• Lack of muscle flexibility or strength. A lack of strength and flexibility can increase the risk of knee injuries. Strong muscles help to stabilize and protect your joints, and muscle flexibility can help you achieve full range of motion.
  • Certain sports or occupations. Some sports put greater stress on your knees than do others. Alpine skiing with its rigid ski boots and potential for falls, basketball’s jumps, and pivots, and the repeated pounding your knees take when you run or jog all increase your risk of a knee injury. Jobs that require repetitive stress on the knees such as construction or farming also can increase your risk.
  • Previous injury. Having a previous knee injury makes it more likely that you’ll injure your knee again due to weakening of the muscles and ligaments surrounding your knee.

How can Advanced Health help with Knee Pain?

It will begin with a detailed goal orientated health history, followed by an orthopedic examination and functional movement screening to pin point the issue. Knee pain unless due to direct trauma, such as a sports injury, or a car accident is often due to repetitive stresses or compensatory patterns. The average American now sits for more than 9 hours every single day, this creates weakness and stability in our posterior chain and stabilizing structures within our knee, that over time break the joint and tissue down, causing pain and weakness. It is important to evaluate both above and below the knee to find the root cause of what is actually causing the issue. In cases of acute trauma or past history of knee pain, digital X-rays will be taken to ensure that conservative care is right for you.

Self-care measures for an injured knee include:

  • Rest. Take a break from your normal activities to reduce repetitive strain on your knee, give the injury time to heal and help prevent further damage. A day or two of rest may be all you need for a minor injury. More severe damage is likely to need longer recovery time.
  • Ice. Ice reduces both pain and inflammation. A bag of frozen peas works well because it covers your whole knee. You also can use an ice pack wrapped in a thin towel to protect your skin. Although ice therapy is generally safe and effective, don’t use ice for longer than 20 minutes at a time because of the risk of damage to your nerves and skin.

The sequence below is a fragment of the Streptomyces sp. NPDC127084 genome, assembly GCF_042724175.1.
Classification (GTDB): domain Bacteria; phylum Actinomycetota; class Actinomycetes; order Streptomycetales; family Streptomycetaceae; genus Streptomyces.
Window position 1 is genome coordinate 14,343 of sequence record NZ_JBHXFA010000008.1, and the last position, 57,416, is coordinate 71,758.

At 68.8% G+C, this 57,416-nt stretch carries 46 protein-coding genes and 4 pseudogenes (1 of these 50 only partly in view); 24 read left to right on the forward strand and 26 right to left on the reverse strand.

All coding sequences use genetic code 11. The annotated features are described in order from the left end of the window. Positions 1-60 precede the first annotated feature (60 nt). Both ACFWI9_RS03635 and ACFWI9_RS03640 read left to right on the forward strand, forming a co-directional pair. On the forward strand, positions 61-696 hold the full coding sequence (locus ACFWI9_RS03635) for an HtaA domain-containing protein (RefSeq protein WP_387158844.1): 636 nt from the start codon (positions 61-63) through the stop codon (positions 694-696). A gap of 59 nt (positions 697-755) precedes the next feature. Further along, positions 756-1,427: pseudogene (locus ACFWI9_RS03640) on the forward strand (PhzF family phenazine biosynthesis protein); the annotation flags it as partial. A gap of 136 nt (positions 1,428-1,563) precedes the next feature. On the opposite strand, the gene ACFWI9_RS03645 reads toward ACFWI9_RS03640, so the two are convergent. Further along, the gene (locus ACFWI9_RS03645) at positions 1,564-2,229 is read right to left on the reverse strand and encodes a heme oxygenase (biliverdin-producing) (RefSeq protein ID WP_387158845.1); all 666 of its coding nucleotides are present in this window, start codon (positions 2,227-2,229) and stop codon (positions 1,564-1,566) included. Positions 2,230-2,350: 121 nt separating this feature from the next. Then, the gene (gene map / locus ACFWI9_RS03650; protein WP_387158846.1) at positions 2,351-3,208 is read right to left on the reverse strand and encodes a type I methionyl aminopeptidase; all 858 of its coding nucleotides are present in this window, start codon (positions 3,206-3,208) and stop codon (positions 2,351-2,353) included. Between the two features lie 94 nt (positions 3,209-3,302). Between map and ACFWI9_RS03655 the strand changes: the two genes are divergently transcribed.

• Heat. You may experience temporary pain relief by applying a heat pack or hot-water bottle to the painful area on your knee. Heat is especially useful in conditions that are chronic as the warm temperature brings blood flow to the injured area and speeds up the healing process. Heat should not be applied within the first 72 hours after an acute injury to the knee as it would increase the amount of swelling to the affected joint.
  • Compression. This helps prevent fluid buildup in damaged tissues and maintains knee alignment and stability. Look for a compression bandage that’s lightweight, breathable and self-adhesive. It should be tight enough to support your knee without interfering with circulation.
  • Elevation. To help reduce swelling, try propping your injured leg on pillows or sitting in a recliner. This helps the blood and fluid that has been trapped in your lower extremities drain and decreases swelling.

If you are suffering from knee pain and have been for a while, trying the self-care measures mentioned above then it is time to have the issue evaluated by a qualified health care professional. At advanced health, we pride ourselves on finding the root cause of your issue through state of the art examinations and imaging, followed by cutting edge treatment. Treatment includes a blend of chiropractic care to make sure the spine, pelvis, and knee are in alignment allowing for health ROM and joint load. Soft tissue therapy will be performed to reduce scar tissue and improve ROM. This will all be combined with physical therapy to address stability and strength issues. When all three types of therapy are combined is offers effective results and long term positive outcomes.

The longer we leave an issue the more we compensate, which leads to the soft tissue within the joint and the joint its self breaking down further, which only means a longer course of treatment, expending valuable resources like time, energy and obviously money. If you have been suffering from knee pain and have tried and failed to get it corrected, we encourage you to give us a call to get this problem corrected without the use of drugs and surgery.

(312) 987-4878